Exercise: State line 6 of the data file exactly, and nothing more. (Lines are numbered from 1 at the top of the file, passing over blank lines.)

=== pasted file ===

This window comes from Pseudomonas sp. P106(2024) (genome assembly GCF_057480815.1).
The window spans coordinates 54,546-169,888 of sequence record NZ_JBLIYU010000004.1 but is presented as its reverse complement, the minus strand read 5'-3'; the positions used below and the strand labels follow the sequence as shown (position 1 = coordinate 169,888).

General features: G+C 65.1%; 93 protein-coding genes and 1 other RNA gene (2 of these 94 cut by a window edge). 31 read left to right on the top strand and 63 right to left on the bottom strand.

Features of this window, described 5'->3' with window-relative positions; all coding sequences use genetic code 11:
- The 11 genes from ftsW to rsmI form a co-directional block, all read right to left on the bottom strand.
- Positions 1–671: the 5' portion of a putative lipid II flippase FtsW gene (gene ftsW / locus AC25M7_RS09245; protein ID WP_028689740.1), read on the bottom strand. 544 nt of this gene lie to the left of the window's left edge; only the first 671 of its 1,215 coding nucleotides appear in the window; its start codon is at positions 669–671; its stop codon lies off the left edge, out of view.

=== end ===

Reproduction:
- Positions 1–671: the 5' portion of a putative lipid II flippase FtsW gene (gene ftsW / locus AC25M7_RS09245; protein ID WP_028689740.1), read on the bottom strand. 544 nt of this gene lie to the left of the window's left edge; only the first 671 of its 1,215 coding nucleotides appear in the window; its start codon is at positions 669–671; its stop codon lies off the left edge, out of view.